Day for Admitted Students is an annual invasion of campus by would-be College of William and Mary students and their family members. From the time they step on campus to the time they leave, these students are treated to cheers, high-fives, goodie swag bags and a rose-tinted view of what life here will be like. And that’s not necessarily a bad thing.
And no, prospective students do not need to know these specifics of the realities of life on campus.
Yes, our campus is alive with differing opinions and protests over different issues, all with varying degrees of relevance to the world around us. Yes, this discourse is a good and healthy expression of our differing opinions. And no, prospective students do not need to know these specifics of the realities of life on campus. First of all, most of the students who come to DFAS have not committed here, and there’s no purpose to airing our “dirty laundry” to students who are not ready to become a part of this campus. Secondly, the students that do decide to join our community will be introduced to the reality of our campus in their due time. That period of adjustment is necessary for these freshmen, the majority of whom are dealing with enough change moving out on their own for the first time, meeting new people, and figuring out classes that to already be fully aware of the specific issues our community is passionate about would make their transition even more difficult.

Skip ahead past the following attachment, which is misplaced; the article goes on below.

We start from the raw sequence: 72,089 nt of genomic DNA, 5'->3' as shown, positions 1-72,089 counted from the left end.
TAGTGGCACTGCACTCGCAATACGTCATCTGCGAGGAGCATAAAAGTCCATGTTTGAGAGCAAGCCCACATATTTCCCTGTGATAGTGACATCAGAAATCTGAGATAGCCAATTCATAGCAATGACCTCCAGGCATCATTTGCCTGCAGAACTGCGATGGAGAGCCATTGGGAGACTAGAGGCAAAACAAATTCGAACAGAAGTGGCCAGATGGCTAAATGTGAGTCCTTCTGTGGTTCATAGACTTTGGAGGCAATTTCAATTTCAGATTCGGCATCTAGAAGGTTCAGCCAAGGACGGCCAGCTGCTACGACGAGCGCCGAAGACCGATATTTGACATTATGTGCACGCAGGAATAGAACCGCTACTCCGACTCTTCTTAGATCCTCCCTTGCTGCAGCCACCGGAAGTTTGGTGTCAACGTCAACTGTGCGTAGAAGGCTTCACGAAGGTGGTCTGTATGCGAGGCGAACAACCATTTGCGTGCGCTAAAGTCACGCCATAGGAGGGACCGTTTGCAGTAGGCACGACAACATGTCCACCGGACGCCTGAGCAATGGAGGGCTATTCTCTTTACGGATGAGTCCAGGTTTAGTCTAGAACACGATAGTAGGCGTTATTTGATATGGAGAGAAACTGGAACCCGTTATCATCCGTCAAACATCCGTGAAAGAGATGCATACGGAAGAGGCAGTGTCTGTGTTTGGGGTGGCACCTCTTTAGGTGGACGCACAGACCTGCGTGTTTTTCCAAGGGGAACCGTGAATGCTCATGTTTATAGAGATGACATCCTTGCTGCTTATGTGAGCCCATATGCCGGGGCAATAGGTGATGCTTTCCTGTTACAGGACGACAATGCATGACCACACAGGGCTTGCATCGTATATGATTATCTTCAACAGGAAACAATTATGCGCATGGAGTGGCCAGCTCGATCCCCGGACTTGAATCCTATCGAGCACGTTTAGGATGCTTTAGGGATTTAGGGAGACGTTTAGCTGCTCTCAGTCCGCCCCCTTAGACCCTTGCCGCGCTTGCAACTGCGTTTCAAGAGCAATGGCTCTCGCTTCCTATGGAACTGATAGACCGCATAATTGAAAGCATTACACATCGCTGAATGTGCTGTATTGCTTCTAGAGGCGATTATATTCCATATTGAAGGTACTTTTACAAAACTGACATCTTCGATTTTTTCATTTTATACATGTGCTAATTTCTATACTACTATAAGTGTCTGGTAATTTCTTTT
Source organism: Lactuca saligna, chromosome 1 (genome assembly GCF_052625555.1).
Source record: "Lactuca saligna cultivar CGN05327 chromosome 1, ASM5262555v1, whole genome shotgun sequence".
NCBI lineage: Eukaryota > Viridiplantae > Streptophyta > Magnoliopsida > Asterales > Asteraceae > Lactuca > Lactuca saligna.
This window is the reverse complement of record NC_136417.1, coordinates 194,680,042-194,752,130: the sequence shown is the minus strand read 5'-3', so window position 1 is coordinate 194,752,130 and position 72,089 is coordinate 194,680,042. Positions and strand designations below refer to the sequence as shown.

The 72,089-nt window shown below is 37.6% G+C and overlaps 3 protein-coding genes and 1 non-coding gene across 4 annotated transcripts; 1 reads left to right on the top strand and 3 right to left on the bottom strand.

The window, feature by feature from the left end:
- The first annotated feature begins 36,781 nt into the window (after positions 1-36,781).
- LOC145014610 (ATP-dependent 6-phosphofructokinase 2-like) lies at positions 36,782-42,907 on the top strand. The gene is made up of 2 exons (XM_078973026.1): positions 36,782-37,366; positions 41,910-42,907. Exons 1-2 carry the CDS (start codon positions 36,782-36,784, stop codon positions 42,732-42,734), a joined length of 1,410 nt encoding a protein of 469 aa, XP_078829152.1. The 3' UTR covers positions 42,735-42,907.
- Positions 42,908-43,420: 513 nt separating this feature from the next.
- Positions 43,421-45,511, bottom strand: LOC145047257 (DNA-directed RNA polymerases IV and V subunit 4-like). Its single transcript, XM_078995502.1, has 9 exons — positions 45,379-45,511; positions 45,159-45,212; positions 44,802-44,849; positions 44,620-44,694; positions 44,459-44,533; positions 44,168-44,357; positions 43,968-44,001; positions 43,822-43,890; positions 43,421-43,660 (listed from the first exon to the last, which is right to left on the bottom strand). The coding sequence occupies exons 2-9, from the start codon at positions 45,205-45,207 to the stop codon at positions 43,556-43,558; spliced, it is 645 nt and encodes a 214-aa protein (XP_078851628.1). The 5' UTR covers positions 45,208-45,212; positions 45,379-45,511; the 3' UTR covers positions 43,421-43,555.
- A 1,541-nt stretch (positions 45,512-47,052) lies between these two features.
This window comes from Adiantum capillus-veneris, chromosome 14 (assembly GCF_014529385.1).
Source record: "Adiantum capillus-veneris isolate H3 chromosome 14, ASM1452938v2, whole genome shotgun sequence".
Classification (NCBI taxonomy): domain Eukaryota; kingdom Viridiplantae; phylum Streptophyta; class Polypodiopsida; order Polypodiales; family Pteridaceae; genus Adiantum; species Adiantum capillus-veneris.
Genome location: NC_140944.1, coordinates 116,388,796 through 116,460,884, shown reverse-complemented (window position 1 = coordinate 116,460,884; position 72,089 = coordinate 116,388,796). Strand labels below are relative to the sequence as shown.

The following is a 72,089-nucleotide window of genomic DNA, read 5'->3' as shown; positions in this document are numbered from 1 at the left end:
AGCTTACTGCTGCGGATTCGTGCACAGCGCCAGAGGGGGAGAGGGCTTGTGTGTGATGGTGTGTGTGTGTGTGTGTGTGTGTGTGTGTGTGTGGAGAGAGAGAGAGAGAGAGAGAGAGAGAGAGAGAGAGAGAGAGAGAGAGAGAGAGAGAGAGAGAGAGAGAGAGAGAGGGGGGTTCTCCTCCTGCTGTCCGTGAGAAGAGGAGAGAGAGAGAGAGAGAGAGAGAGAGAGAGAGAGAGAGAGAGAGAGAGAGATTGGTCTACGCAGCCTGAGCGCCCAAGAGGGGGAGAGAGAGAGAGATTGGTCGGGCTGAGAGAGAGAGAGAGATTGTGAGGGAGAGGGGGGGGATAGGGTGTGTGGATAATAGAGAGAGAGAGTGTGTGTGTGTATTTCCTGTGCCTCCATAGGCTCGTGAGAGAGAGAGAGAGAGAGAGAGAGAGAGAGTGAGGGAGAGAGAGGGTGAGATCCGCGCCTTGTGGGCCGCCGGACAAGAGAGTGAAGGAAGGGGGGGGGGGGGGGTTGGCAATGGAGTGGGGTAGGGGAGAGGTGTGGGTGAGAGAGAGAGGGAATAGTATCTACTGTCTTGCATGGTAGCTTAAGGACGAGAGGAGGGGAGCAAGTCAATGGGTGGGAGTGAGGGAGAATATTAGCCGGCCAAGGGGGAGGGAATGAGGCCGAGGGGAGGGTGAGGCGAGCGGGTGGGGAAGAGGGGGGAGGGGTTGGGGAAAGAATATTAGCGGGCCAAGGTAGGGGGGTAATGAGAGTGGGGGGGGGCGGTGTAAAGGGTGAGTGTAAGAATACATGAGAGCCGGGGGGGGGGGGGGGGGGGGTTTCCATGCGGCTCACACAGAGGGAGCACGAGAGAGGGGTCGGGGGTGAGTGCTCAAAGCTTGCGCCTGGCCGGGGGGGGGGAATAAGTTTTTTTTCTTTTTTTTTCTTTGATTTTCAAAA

Every college campus has discord, and prospective students should not be expecting a utopian society, but the specifics of the issues we face here at William and Mary are problems we students should face, rather than those who are not involved in our community, like non-committed prospective students.
Now, I’m not condoning any false advertising or blatant lying about what life is like here to prospective students. When I hosted a student for Autumn Blast, I made sure my hallmates and I shared our fun stories with her, as well as let her know that everything is not always fun and games. I tried not to disillusion her dreams of attending William and Mary (which she is next year), but I also didn’t want to mislead her and make her think being a part of this community is always easy. It’s a really fine balance, and it is too easy to over-emphasize either extreme. Every college campus has discord, and prospective students should not be expecting a utopian society, but the specifics of the issues we face here at William and Mary are problems we students should face, rather than those who are not involved in our community, like non-committed prospective students.
DFAS is a fun, chaotic, unrealistic day. Prospective students and their parents deserve this time to be excited about what life could be like here — from eating in the dining halls (and we all know the misrepresentations of Sodexo food when we have visitors) to playing on a sports team, or joining a club. The naivete of prospective students and new freshmen will fade with time as they discover the issues specific to their new community and figure out their own opinions.
Contact Kate Donati at [email protected]